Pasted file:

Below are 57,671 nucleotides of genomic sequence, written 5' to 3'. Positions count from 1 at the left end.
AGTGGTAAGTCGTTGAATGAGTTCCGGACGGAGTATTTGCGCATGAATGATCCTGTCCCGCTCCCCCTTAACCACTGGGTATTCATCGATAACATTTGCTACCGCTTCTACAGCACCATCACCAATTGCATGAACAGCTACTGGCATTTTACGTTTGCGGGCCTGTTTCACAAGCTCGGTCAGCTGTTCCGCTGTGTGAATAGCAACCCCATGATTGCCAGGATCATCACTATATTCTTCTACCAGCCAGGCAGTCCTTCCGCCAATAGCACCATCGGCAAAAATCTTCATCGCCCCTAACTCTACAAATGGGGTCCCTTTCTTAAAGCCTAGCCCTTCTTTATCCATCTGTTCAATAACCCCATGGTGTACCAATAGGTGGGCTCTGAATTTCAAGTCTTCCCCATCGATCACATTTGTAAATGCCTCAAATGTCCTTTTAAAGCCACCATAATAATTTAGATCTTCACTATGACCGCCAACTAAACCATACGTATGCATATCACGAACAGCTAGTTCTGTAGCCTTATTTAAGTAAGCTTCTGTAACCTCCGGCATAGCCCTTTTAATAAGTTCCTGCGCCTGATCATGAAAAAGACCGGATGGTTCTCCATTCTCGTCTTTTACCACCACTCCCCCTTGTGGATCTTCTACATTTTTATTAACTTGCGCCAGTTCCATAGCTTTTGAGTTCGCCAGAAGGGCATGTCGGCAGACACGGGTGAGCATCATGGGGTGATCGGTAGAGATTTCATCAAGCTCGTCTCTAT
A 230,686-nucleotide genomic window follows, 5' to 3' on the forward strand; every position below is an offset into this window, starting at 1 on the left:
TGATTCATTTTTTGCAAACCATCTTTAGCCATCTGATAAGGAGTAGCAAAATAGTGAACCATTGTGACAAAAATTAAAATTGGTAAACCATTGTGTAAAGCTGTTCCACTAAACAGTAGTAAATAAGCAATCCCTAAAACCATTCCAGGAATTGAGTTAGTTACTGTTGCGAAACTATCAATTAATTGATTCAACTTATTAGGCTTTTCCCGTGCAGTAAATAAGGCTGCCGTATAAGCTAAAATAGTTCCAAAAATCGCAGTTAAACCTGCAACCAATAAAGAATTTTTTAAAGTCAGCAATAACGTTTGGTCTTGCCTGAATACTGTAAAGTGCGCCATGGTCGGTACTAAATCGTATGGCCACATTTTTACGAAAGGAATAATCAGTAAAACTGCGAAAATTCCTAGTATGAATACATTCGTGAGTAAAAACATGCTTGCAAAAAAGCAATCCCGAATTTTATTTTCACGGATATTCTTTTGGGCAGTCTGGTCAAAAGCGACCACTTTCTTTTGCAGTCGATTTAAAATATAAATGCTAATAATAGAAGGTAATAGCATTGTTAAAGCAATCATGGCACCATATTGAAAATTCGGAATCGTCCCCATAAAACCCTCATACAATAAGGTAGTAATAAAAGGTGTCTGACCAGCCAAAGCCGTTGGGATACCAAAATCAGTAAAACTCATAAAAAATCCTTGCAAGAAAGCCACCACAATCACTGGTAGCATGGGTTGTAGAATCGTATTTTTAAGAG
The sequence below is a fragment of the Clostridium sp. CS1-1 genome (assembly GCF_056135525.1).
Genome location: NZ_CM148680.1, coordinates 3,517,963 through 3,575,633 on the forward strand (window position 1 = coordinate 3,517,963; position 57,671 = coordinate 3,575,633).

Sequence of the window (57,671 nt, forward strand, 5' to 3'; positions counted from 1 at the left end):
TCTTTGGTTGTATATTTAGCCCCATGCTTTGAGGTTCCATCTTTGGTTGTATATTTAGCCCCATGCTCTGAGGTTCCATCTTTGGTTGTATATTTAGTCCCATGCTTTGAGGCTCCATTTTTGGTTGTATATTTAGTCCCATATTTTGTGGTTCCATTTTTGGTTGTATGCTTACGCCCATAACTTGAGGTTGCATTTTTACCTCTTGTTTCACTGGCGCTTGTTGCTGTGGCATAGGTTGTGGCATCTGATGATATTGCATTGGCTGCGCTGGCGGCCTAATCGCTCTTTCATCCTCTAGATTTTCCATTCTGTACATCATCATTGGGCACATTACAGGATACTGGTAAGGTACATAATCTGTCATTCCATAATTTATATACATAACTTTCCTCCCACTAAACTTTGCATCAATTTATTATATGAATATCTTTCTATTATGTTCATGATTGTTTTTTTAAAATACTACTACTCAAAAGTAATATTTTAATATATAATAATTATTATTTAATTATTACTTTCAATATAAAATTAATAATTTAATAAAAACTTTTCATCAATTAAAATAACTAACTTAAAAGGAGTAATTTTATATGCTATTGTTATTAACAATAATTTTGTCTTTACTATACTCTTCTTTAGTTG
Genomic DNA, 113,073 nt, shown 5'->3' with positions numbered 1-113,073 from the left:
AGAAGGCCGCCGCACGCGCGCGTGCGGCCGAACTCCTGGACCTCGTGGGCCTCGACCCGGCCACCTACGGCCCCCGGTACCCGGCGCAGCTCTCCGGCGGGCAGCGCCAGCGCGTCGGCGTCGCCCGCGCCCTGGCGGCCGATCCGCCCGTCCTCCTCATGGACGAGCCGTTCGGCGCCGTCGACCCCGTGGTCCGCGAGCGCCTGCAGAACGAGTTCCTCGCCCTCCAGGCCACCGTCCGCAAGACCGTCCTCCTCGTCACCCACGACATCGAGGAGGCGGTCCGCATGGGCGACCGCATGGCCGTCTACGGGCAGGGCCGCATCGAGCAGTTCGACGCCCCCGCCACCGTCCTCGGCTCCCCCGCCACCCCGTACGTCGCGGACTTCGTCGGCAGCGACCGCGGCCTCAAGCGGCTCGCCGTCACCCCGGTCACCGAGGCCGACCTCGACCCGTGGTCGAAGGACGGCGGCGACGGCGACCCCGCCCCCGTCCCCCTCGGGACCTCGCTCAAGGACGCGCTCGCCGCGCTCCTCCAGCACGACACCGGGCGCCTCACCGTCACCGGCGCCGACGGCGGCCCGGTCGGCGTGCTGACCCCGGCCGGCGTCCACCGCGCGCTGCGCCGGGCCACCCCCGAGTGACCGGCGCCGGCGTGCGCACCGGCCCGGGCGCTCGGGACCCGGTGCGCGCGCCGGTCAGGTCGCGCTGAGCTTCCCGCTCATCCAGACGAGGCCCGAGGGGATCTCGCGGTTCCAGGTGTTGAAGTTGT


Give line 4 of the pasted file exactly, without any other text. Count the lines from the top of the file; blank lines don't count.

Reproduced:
TGATTCATTTTTTGCAAACCATCTTTAGCCATCTGATAAGGAGTAGCAAAATAGTGAACCATTGTGACAAAAATTAAAATTGGTAAACCATTGTGTAAAGCTGTTCCACTAAACAGTAGTAAATAAGCAATCCCTAAAACCATTCCAGGAATTGAGTTAGTTACTGTTGCGAAACTATCAATTAATTGATTCAACTTATTAGGCTTTTCCCGTGCAGTAAATAAGGCTGCCGTATAAGCTAAAATAGTTCCAAAAATCGCAGTTAAACCTGCAACCAATAAAGAATTTTTTAAAGTCAGCAATAACGTTTGGTCTTGCCTGAATACTGTAAAGTGCGCCATGGTCGGTACTAAATCGTATGGCCACATTTTTACGAAAGGAATAATCAGTAAAACTGCGAAAATTCCTAGTATGAATACATTCGTGAGTAAAAACATGCTTGCAAAAAAGCAATCCCGAATTTTATTTTCACGGATATTCTTTTGGGCAGTCTGGTCAAAAGCGACCACTTTCTTTTGCAGTCGATTTAAAATATAAATGCTAATAATAGAAGGTAATAGCATTGTTAAAGCAATCATGGCACCATATTGAAAATTCGGAATCGTCCCCATAAAACCCTCATACAATAAGGTAGTAATAAAAGGTGTCTGACCAGCCAAAGCCGTTGGGATACCAAAATCAGTAAAACTCATAAAAAATCCTTGCAAGAAAGCCACCACAATCACTGGTAGCATGGGTTGTAGAATCGTATTTTTAAGAG